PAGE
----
After her parents had split up when she was a child, her mum bought a small three-bedroom place with one bathroom. She had said it was what she could comfortably afford so she didn’t have to work too much and still had plenty of time to give to her kids. Her Dad though, came soon to live in a much nicer house than her mum. By the time she was a teenager he had traded up again to a house with a pool and a pool house. He did the same with the car and his clothes and a wife. She suspected his stepdaughter was a trade up too.
Ava had shifted back and forth between the two homes and viewed her face in two very different bathroom mirrors.
As a teenager, she’d only ever wanted her friends to come over when she was staying at her dad’s house. She had wanted to impress them, to be included in the popular group. They liked the billiards table, the pool house where they could have sleepovers, and were impressed by her dad’s sportscars. She knew her father’s house had gained her popularity and friendships that she would not have otherwise had.
Her and her brother didn’t tell their mum what they did at her dad’s house. She had felt guilty about it, she knew it was a betrayal of some kind. Her mum couldn’t compete with it, which wasn’t fair, but Ava’s thoughts had been at the mercy of her fragile teenage ego.
Yet it had only been her mum that made sure she always had a clean uniform to wear to school, who stroked her temple when she was sick and had taken her to her orthodontic appointments. Her father had groaned over the cost of her braces, but said, ‘I can’t have a daughter with crooked teeth.’ He’d said he would pay for them if her mum would take her to all the appointments. ‘I’ve got money but no time, and your mum’s got time but no money,’ and he’d laugh as if it were funny.
When she finally got her braces off, he said, ‘Now, that’s a smile you can be proud of. Lucky I can afford to do these things for you.’
‘Lucky,’ she’d reply and she liked her straight teeth.
Shifting between two lives, two selves.
There were pockets of nothing under the house now and the end of the swimming pool was floating in the air.
Her father called, but she didn’t mention the issue of the land slip to him. She talked as though nothing were amiss; assured him the animals were doing well.
It did occur to her that she should probably be making phone calls, that further slipping could be prevented by the shoring up with rocks or concrete blocks or something of the sort.
She wondered what was stopping her? She surprised herself when she realised that, each day as more land slipped away, as the area of decay grew so did her pleasure in watching it.
The pool finally became so exposed that it tipped over on its side, exposing its grey concrete belly, like a beached grey whale. She laughed at the absurdity of it.
Then one night she was woken by a rumble and the sounds of crashing and shattering glass. She wondered whether the neighbours would have heard it. What would she say if they inquired after the noise or turned up unexpectedly? Claim that it had all only just happened!
She got up to check out what level of destruction had occurred.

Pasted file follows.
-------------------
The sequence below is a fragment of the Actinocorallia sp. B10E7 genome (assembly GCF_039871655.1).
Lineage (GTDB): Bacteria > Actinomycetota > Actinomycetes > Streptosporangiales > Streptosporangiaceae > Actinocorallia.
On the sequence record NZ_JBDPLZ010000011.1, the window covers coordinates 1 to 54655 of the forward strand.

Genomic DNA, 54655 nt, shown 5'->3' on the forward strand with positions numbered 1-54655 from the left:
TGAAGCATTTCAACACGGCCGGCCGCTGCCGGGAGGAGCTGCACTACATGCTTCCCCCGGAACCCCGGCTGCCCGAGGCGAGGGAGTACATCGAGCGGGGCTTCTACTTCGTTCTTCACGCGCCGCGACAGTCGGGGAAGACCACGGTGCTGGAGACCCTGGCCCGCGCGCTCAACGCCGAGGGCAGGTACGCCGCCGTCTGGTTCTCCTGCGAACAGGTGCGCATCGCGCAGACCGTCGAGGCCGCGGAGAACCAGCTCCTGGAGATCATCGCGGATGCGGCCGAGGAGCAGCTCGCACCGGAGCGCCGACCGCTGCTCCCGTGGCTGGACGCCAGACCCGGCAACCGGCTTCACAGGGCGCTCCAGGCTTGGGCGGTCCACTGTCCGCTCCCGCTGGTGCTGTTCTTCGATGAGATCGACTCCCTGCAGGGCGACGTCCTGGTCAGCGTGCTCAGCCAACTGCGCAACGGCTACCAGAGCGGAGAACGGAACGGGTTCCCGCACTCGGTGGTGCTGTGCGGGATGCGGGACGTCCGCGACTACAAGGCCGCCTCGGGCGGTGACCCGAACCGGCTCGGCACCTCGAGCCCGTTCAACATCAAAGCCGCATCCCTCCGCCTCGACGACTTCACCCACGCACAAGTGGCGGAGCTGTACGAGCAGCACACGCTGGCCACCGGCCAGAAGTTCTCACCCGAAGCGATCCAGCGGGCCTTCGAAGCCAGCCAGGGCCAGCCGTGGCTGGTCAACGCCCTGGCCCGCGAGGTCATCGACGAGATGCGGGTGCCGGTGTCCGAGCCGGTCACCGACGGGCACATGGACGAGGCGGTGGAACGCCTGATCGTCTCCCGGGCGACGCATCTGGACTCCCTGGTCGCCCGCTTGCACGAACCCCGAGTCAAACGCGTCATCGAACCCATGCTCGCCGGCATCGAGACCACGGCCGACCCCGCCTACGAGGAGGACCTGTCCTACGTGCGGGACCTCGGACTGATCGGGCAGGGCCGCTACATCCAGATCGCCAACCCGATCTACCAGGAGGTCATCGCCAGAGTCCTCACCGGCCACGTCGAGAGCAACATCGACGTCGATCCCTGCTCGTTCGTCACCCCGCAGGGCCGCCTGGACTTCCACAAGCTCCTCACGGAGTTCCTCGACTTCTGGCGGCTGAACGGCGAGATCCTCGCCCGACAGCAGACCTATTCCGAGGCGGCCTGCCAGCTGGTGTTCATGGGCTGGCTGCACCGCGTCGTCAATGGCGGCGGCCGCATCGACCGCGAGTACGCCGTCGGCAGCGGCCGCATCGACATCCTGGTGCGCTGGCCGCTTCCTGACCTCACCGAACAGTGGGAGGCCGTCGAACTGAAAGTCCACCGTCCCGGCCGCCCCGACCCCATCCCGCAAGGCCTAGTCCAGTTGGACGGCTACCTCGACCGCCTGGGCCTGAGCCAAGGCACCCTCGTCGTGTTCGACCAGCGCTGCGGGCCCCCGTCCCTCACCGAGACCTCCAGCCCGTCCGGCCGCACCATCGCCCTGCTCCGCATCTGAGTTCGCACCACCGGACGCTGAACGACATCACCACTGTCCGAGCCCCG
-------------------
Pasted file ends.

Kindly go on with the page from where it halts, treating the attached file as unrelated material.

Cold moonlight filled the living room where once it had never reached.
A whole corner of the house had fallen away.
‘Wow! But that’s an even better view now, don’t you think!’ she said to the Afghan hound.
She went back to bed and shut the door to keep out the cold night air and turned up the electric blanket.
As more of the house fell away, furniture followed the structure – the crisp white couch with the cushion she’d tried so hard to get the stain out of, a glass and marble coffee table, a Persian rug. She watched them go over the edge. ‘I suppose I’m being passive aggressive myself now,’ she said out loud to herself as she tapped her cigarette with her finger, sending ash into the void.
She was there because her dad had invited her to house sit while he and his wife holidayed in Turkey for two months. HE. HAD. ASKED. HER. So why then, when he had handed her the keys, did he say, ‘I’ve left detailed instructions. Call your sister if you have any issues. I haven’t left the keys to the Porsche out – I’ll save you the temptation. And…’ with a heavy sigh, ‘Don’t make me regret this.’
‘What do you think I’m going to do to the place?’
‘I thought the responsibility would do you some good. Maybe inspire you to get your life on track, finally.’
A torn off water pipe was making the peaceful sound of a trickling stream.
Still, Ava swung between regret and recklessness, unable to settle on what it should be. Indecisiveness – like when she’d gone to university to get a diploma in hotel management, then switched to interior design, but when she struggled to find work regretted not having stuck with hotel management. In the end she had thought backpacking overseas was the answer.
The power to the whole house short-circuited one week before her father and stepmother were due home. That must have happened when the fridge fell off the edge and slipped down the hill. The place wasn’t liveable anymore; she’d have to travel back and forth to check on the horses.
Taking the dog with her, she shut and locked the front door on her way out and hid the key under a plant pot.